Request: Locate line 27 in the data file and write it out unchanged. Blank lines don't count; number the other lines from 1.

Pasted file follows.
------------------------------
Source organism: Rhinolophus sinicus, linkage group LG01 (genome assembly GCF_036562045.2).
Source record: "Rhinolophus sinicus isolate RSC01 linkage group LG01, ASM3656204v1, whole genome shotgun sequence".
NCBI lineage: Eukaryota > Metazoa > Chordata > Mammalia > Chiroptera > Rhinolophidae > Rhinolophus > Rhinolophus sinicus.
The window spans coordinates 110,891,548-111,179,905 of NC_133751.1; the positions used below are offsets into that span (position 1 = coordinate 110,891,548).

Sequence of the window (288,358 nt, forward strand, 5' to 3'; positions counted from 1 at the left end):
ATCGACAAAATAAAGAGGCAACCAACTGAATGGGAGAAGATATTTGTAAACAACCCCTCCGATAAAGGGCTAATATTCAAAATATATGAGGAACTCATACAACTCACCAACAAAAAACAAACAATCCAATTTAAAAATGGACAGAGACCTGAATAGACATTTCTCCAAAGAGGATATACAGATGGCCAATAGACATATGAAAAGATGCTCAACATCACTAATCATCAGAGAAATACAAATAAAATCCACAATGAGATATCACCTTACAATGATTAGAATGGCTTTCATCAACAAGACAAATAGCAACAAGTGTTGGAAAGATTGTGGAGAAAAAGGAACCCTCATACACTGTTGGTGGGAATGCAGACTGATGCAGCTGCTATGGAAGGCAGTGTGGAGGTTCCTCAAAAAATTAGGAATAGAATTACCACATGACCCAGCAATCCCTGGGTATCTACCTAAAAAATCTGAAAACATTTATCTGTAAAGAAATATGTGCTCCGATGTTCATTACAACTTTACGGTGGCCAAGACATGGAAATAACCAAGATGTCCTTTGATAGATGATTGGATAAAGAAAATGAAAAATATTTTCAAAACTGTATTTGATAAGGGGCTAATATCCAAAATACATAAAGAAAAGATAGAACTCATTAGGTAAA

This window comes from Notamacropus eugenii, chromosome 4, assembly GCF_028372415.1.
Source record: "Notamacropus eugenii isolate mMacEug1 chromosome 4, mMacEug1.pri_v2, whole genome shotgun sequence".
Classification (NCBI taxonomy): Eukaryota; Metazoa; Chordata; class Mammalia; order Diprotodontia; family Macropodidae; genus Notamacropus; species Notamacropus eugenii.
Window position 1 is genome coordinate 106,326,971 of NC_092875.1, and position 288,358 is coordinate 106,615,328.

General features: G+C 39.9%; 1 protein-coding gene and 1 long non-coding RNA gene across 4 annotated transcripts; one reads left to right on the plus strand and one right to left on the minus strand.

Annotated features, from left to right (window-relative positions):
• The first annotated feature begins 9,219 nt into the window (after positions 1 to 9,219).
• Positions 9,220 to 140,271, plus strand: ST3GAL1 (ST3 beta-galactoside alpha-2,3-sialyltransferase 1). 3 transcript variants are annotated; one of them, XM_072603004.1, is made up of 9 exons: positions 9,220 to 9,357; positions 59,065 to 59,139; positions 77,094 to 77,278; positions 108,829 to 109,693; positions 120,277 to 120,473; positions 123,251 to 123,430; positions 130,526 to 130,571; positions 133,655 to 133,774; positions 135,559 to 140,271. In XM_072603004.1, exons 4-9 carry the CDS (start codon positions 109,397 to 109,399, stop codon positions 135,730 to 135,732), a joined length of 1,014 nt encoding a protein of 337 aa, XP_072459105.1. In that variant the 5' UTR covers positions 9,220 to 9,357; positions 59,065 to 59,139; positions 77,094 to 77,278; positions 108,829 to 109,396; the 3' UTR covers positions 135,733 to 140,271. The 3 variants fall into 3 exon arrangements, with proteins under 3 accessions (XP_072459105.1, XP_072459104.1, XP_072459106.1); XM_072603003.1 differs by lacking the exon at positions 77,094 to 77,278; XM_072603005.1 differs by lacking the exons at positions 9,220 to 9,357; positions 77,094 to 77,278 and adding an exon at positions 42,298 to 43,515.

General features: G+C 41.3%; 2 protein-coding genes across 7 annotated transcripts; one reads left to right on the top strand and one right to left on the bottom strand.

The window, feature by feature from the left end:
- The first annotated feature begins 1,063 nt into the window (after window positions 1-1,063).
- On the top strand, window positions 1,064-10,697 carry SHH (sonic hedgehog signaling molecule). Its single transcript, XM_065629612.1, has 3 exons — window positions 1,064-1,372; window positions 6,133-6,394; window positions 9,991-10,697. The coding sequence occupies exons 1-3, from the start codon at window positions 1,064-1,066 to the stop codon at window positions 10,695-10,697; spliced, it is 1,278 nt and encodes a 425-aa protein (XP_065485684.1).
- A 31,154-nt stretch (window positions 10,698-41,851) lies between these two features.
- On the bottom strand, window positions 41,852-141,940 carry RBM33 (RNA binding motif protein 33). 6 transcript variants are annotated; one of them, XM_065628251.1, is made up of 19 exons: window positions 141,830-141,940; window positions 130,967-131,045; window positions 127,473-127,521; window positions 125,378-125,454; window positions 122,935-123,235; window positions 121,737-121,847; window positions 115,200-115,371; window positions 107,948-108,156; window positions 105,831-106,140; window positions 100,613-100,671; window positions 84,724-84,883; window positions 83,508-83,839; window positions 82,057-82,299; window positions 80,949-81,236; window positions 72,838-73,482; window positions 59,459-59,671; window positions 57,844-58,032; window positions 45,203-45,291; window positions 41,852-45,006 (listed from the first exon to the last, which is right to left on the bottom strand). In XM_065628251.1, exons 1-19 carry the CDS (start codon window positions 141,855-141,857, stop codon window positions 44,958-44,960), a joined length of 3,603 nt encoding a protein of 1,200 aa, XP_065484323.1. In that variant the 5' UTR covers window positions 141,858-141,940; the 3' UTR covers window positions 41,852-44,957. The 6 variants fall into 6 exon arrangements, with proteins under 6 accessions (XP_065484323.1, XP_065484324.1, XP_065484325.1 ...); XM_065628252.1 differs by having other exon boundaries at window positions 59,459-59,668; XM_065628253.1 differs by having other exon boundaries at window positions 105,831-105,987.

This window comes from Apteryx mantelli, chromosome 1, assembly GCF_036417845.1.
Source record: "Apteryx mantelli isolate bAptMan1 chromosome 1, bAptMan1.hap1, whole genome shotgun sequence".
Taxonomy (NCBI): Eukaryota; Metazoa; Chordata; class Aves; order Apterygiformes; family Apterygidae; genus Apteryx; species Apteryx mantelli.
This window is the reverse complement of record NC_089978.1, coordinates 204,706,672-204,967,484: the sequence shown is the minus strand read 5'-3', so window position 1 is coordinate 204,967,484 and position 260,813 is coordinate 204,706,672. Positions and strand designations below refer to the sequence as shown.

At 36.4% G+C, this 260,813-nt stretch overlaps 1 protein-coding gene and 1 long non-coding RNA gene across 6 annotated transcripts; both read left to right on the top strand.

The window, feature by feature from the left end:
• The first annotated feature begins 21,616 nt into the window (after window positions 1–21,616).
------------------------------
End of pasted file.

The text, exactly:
• The first annotated feature begins 21,616 nt into the window (after window positions 1–21,616).